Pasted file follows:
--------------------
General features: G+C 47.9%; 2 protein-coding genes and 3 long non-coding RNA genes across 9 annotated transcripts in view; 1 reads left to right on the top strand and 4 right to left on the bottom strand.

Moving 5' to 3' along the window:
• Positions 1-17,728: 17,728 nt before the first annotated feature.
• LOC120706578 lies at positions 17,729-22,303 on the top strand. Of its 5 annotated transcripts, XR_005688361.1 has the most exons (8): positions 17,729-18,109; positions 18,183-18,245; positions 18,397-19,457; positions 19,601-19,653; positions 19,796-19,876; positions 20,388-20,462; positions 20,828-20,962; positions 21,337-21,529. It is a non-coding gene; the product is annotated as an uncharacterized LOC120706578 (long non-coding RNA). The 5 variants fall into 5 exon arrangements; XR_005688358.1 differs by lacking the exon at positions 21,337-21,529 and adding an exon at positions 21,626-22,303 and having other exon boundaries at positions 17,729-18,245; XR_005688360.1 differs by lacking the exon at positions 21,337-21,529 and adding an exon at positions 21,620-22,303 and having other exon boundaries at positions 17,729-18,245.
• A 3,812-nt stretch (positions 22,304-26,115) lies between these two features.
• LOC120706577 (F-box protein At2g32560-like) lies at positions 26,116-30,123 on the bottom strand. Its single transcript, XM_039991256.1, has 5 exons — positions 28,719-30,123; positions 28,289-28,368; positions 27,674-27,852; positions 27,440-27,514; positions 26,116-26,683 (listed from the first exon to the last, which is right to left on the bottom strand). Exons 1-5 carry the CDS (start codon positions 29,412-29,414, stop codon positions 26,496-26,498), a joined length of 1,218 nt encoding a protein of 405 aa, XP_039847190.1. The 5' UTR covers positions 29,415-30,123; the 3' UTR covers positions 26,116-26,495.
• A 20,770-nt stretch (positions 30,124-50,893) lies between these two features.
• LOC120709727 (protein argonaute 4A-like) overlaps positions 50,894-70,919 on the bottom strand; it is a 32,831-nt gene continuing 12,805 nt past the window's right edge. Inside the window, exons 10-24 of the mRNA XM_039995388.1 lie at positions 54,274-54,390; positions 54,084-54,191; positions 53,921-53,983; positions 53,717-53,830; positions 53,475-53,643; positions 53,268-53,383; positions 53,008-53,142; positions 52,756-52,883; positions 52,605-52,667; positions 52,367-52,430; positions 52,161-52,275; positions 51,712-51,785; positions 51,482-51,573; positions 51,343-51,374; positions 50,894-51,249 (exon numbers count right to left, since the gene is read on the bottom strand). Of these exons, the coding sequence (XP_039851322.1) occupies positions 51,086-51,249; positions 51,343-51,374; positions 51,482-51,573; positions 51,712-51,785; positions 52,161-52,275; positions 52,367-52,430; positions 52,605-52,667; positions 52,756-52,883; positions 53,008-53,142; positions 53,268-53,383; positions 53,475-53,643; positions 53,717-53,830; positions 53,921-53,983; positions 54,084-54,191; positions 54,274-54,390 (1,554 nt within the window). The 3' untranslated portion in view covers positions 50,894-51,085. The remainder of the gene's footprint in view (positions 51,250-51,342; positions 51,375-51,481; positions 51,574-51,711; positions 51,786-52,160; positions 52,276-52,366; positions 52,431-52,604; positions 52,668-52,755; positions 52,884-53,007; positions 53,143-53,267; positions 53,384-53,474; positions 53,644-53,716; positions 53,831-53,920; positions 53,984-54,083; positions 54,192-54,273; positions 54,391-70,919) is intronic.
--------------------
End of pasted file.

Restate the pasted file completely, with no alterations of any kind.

General features: G+C 47.9%; 2 protein-coding genes and 3 long non-coding RNA genes across 9 annotated transcripts in view; 1 reads left to right on the top strand and 4 right to left on the bottom strand.

Moving 5' to 3' along the window:
• Positions 1-17,728: 17,728 nt before the first annotated feature.
• LOC120706578 lies at positions 17,729-22,303 on the top strand. Of its 5 annotated transcripts, XR_005688361.1 has the most exons (8): positions 17,729-18,109; positions 18,183-18,245; positions 18,397-19,457; positions 19,601-19,653; positions 19,796-19,876; positions 20,388-20,462; positions 20,828-20,962; positions 21,337-21,529. It is a non-coding gene; the product is annotated as an uncharacterized LOC120706578 (long non-coding RNA). The 5 variants fall into 5 exon arrangements; XR_005688358.1 differs by lacking the exon at positions 21,337-21,529 and adding an exon at positions 21,626-22,303 and having other exon boundaries at positions 17,729-18,245; XR_005688360.1 differs by lacking the exon at positions 21,337-21,529 and adding an exon at positions 21,620-22,303 and having other exon boundaries at positions 17,729-18,245.
• A 3,812-nt stretch (positions 22,304-26,115) lies between these two features.
• LOC120706577 (F-box protein At2g32560-like) lies at positions 26,116-30,123 on the bottom strand. Its single transcript, XM_039991256.1, has 5 exons — positions 28,719-30,123; positions 28,289-28,368; positions 27,674-27,852; positions 27,440-27,514; positions 26,116-26,683 (listed from the first exon to the last, which is right to left on the bottom strand). Exons 1-5 carry the CDS (start codon positions 29,412-29,414, stop codon positions 26,496-26,498), a joined length of 1,218 nt encoding a protein of 405 aa, XP_039847190.1. The 5' UTR covers positions 29,415-30,123; the 3' UTR covers positions 26,116-26,495.
• A 20,770-nt stretch (positions 30,124-50,893) lies between these two features.
• LOC120709727 (protein argonaute 4A-like) overlaps positions 50,894-70,919 on the bottom strand; it is a 32,831-nt gene continuing 12,805 nt past the window's right edge. Inside the window, exons 10-24 of the mRNA XM_039995388.1 lie at positions 54,274-54,390; positions 54,084-54,191; positions 53,921-53,983; positions 53,717-53,830; positions 53,475-53,643; positions 53,268-53,383; positions 53,008-53,142; positions 52,756-52,883; positions 52,605-52,667; positions 52,367-52,430; positions 52,161-52,275; positions 51,712-51,785; positions 51,482-51,573; positions 51,343-51,374; positions 50,894-51,249 (exon numbers count right to left, since the gene is read on the bottom strand). Of these exons, the coding sequence (XP_039851322.1) occupies positions 51,086-51,249; positions 51,343-51,374; positions 51,482-51,573; positions 51,712-51,785; positions 52,161-52,275; positions 52,367-52,430; positions 52,605-52,667; positions 52,756-52,883; positions 53,008-53,142; positions 53,268-53,383; positions 53,475-53,643; positions 53,717-53,830; positions 53,921-53,983; positions 54,084-54,191; positions 54,274-54,390 (1,554 nt within the window). The 3' untranslated portion in view covers positions 50,894-51,085. The remainder of the gene's footprint in view (positions 51,250-51,342; positions 51,375-51,481; positions 51,574-51,711; positions 51,786-52,160; positions 52,276-52,366; positions 52,431-52,604; positions 52,668-52,755; positions 52,884-53,007; positions 53,143-53,267; positions 53,384-53,474; positions 53,644-53,716; positions 53,831-53,920; positions 53,984-54,083; positions 54,192-54,273; positions 54,391-70,919) is intronic.